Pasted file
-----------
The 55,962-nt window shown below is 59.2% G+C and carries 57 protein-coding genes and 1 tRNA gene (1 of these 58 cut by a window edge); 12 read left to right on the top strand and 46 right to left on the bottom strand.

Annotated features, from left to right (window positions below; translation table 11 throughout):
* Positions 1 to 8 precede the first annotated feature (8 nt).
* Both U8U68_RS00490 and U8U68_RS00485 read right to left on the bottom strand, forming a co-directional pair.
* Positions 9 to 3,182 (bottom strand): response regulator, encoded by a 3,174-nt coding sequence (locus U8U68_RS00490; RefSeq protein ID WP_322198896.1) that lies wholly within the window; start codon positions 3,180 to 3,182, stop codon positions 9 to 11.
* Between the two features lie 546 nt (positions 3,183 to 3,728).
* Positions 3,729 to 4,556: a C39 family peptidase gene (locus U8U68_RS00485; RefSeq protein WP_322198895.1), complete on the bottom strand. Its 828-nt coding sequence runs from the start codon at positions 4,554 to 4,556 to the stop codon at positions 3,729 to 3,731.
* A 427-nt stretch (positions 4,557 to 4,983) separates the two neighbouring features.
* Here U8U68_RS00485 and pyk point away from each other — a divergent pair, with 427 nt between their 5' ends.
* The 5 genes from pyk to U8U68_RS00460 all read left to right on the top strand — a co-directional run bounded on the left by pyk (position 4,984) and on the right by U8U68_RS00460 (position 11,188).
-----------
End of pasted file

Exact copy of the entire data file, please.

The 55,962-nt window shown below is 59.2% G+C and carries 57 protein-coding genes and 1 tRNA gene (1 of these 58 cut by a window edge); 12 read left to right on the top strand and 46 right to left on the bottom strand.

Annotated features, from left to right (window positions below; translation table 11 throughout):
* Positions 1 to 8 precede the first annotated feature (8 nt).
* Both U8U68_RS00490 and U8U68_RS00485 read right to left on the bottom strand, forming a co-directional pair.
* Positions 9 to 3,182 (bottom strand): response regulator, encoded by a 3,174-nt coding sequence (locus U8U68_RS00490; RefSeq protein ID WP_322198896.1) that lies wholly within the window; start codon positions 3,180 to 3,182, stop codon positions 9 to 11.
* Between the two features lie 546 nt (positions 3,183 to 3,728).
* Positions 3,729 to 4,556: a C39 family peptidase gene (locus U8U68_RS00485; RefSeq protein WP_322198895.1), complete on the bottom strand. Its 828-nt coding sequence runs from the start codon at positions 4,554 to 4,556 to the stop codon at positions 3,729 to 3,731.
* A 427-nt stretch (positions 4,557 to 4,983) separates the two neighbouring features.
* Here U8U68_RS00485 and pyk point away from each other — a divergent pair, with 427 nt between their 5' ends.
* The 5 genes from pyk to U8U68_RS00460 all read left to right on the top strand — a co-directional run bounded on the left by pyk (position 4,984) and on the right by U8U68_RS00460 (position 11,188).